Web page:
Supporters of the American pastor held in Iran and facing a possible death sentence for his faith say the State Department is not doing enough to win his release.
Pastor Saeed Abedini, a Christian minister and American citizen who lives in Boise Idaho with his wife and two young children, has been held in Tehran's infamous Evin Prison since September for allegedly evangelizing in his native country. Despite being held for months before formal charges were revealed at his trial this week, the State Department has not issued a statement or made any public demand that Iran release him, say his supporters.
"Every day counts. He is being tortured. They (State Department) can do so much more," said Abedini's wife, Naghmeh Abedini. "I've been so heartbroken. It's as though we are letting the Iranian government lead with their interpretation of what he's done wrong instead of protecting our American ideals."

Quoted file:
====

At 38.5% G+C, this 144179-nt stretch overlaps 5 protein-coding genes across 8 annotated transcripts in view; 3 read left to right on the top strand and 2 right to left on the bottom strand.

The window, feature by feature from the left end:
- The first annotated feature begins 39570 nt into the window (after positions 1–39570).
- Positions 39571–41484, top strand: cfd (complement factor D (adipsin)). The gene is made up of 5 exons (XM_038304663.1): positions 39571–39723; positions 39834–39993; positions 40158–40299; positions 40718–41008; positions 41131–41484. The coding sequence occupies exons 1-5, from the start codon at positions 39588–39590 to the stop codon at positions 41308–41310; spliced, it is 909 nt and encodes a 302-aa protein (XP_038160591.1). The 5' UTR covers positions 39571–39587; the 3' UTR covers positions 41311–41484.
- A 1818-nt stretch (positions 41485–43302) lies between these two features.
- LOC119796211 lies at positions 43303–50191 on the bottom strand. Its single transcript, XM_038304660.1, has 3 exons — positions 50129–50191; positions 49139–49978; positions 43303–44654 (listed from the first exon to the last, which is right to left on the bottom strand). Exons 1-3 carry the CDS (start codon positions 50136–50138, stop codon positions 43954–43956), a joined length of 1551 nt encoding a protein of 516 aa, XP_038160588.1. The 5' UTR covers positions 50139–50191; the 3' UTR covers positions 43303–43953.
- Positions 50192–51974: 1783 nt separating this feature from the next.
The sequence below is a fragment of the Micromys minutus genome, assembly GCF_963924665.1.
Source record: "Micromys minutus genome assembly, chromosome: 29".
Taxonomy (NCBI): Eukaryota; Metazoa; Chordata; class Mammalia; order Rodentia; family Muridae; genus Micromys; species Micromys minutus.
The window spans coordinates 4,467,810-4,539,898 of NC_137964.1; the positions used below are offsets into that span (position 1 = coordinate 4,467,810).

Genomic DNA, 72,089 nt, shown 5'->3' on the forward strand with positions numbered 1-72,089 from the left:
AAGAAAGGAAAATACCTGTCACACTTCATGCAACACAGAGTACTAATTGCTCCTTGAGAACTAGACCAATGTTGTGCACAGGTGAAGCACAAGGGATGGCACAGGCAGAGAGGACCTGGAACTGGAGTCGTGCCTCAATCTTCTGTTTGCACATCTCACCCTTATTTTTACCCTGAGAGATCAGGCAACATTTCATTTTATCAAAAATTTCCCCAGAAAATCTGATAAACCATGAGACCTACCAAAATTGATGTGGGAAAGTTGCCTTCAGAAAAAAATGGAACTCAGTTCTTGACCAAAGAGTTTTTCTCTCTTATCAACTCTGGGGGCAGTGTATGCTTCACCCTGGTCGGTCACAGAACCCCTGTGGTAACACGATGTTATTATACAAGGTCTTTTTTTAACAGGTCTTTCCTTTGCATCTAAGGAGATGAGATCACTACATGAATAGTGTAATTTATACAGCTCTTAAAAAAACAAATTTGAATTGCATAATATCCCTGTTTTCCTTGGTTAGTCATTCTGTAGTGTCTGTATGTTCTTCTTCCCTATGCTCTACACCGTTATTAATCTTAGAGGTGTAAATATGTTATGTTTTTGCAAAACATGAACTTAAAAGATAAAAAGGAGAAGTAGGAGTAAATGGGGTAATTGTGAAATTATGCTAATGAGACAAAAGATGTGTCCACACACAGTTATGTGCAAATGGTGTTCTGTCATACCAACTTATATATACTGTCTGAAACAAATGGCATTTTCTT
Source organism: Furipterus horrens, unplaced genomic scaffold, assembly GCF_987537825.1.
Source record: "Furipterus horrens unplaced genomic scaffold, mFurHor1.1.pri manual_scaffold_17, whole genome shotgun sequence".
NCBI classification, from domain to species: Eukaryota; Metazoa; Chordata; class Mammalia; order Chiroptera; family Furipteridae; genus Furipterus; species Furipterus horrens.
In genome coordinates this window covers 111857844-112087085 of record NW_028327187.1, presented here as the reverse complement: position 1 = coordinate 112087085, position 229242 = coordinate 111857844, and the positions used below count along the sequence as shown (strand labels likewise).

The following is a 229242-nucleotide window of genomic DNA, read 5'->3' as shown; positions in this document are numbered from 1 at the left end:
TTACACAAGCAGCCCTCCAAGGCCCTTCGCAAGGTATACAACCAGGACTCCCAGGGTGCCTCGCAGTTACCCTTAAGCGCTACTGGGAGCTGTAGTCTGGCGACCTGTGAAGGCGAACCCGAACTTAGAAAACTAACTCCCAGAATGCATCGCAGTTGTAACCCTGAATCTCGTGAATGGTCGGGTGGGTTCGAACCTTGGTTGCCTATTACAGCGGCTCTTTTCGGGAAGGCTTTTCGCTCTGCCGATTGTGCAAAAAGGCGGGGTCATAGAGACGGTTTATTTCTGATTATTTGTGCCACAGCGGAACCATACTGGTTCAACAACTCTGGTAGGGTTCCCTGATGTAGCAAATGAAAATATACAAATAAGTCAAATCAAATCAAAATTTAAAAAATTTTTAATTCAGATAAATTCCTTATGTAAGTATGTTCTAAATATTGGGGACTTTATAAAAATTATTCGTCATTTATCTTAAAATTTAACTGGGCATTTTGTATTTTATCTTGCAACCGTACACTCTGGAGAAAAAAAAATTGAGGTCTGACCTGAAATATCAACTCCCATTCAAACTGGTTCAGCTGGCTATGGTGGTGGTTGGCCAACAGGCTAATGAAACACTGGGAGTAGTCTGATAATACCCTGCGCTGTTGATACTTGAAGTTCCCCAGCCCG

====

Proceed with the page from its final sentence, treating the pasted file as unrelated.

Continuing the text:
Last week about 50 members of the House of Representatives signed and delivered a letter to Secretary of State Hillary Clinton's office urging her to leave "no stone unturned" in her efforts to bring Pastor Saeed back home. Rep. Trent Franks, (R-Ariz.), said the State Department is ignoring its most basic duty by not doing more to help Abedini, 32.
"If our own State Department fails to advocate for a U.S. citizen who faces injustice in a country that is widely regarded as one of the most egregious human rights abusers, then I believe they have failed in one of their most fundamental responsibilities to American citizens," said Franks, who chairs the House Bipartisan International Religious Freedom Caucus. "Every U.S. citizen should have the assurance that the U.S. government will come vigorously to their defense in a time of need, especially when they are unjustly tried in a foreign country. At the very least, Secretary Clinton should publicly call for the unequivocal release of Saeed Abedini."
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